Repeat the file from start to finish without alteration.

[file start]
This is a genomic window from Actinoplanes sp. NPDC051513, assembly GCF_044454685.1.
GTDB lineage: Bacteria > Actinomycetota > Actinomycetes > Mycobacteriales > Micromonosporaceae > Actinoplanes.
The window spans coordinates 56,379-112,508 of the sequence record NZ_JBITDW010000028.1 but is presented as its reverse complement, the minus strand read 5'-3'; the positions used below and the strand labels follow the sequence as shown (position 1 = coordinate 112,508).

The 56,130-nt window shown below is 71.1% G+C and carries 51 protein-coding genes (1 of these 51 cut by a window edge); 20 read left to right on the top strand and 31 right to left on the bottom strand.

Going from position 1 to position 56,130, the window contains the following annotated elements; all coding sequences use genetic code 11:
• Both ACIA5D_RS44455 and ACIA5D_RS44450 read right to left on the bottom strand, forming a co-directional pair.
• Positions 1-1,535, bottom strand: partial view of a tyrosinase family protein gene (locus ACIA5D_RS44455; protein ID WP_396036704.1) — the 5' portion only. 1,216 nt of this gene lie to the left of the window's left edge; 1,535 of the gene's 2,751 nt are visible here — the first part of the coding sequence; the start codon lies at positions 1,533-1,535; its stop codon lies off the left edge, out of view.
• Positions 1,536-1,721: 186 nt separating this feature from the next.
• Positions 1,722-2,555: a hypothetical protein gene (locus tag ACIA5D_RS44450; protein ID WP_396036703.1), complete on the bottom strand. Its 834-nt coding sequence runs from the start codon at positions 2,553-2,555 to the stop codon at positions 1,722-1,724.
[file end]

This is a genomic window from Actinoplanes sp. NPDC051513, assembly GCF_044454685.1.
GTDB lineage: Bacteria > Actinomycetota > Actinomycetes > Mycobacteriales > Micromonosporaceae > Actinoplanes.
The window spans coordinates 56,379-112,508 of the sequence record NZ_JBITDW010000028.1 but is presented as its reverse complement, the minus strand read 5'-3'; the positions used below and the strand labels follow the sequence as shown (position 1 = coordinate 112,508).

The 56,130-nt window shown below is 71.1% G+C and carries 51 protein-coding genes (1 of these 51 cut by a window edge); 20 read left to right on the top strand and 31 right to left on the bottom strand.

Going from position 1 to position 56,130, the window contains the following annotated elements; all coding sequences use genetic code 11:
• Both ACIA5D_RS44455 and ACIA5D_RS44450 read right to left on the bottom strand, forming a co-directional pair.
• Positions 1-1,535, bottom strand: partial view of a tyrosinase family protein gene (locus ACIA5D_RS44455; protein ID WP_396036704.1) — the 5' portion only. 1,216 nt of this gene lie to the left of the window's left edge; 1,535 of the gene's 2,751 nt are visible here — the first part of the coding sequence; the start codon lies at positions 1,533-1,535; its stop codon lies off the left edge, out of view.
• Positions 1,536-1,721: 186 nt separating this feature from the next.
• Positions 1,722-2,555: a hypothetical protein gene (locus tag ACIA5D_RS44450; protein ID WP_396036703.1), complete on the bottom strand. Its 834-nt coding sequence runs from the start codon at positions 2,553-2,555 to the stop codon at positions 1,722-1,724.